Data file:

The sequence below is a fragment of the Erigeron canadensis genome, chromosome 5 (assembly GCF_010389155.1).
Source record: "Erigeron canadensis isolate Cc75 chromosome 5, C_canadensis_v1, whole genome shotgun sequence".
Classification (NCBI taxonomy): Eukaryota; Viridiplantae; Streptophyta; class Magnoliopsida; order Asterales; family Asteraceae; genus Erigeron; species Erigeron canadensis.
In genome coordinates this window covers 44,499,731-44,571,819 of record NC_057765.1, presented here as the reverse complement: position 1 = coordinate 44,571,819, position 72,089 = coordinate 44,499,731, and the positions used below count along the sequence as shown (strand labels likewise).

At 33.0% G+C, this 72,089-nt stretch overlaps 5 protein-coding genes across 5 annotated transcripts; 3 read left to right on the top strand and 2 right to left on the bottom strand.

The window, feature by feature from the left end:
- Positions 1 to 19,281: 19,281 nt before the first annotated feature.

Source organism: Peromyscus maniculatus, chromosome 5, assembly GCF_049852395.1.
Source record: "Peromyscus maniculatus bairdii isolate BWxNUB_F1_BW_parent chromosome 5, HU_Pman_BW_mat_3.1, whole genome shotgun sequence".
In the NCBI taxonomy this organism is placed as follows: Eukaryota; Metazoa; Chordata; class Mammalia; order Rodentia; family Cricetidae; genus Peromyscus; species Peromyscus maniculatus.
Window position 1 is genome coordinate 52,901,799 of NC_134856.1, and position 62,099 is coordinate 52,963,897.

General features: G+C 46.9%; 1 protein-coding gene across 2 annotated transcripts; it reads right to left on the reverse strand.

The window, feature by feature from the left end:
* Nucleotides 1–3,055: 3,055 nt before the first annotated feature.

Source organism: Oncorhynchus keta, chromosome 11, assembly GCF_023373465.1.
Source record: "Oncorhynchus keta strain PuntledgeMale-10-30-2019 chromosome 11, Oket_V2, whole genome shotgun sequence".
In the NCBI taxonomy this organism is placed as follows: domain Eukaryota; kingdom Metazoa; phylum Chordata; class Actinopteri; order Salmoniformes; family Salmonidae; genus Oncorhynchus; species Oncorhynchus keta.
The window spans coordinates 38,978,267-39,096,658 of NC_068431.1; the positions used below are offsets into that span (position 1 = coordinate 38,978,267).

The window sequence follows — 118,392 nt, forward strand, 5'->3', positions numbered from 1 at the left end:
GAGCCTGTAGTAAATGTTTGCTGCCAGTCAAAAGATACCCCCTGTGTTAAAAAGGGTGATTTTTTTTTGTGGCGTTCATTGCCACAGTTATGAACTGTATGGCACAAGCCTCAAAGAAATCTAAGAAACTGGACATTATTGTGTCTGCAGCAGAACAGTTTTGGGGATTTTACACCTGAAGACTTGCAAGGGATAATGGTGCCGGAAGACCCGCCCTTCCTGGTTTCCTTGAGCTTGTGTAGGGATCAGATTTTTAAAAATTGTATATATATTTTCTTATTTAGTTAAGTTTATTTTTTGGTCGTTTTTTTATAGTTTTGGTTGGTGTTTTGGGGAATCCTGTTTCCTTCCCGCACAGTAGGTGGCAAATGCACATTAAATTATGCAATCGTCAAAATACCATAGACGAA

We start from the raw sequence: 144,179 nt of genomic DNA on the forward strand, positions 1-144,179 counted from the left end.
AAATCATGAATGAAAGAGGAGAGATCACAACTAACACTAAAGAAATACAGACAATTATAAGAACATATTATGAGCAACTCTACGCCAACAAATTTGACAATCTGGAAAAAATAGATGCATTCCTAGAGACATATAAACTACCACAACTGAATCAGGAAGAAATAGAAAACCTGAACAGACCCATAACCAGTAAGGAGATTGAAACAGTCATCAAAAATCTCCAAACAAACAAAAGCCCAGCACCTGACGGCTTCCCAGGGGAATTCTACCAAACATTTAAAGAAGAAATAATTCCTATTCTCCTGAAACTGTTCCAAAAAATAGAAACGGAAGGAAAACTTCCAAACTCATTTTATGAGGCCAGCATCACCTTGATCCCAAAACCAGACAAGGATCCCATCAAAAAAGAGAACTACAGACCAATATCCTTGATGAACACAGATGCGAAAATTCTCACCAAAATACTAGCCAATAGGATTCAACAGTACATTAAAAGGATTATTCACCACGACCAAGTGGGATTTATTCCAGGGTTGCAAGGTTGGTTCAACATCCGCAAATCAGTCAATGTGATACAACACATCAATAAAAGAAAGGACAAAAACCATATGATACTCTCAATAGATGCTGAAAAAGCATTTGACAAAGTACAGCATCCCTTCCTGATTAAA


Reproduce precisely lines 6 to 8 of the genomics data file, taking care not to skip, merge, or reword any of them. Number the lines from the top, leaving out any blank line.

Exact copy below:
The window, feature by feature from the left end:
- Positions 1 to 19,281: 19,281 nt before the first annotated feature.

Source organism: Peromyscus maniculatus, chromosome 5, assembly GCF_049852395.1.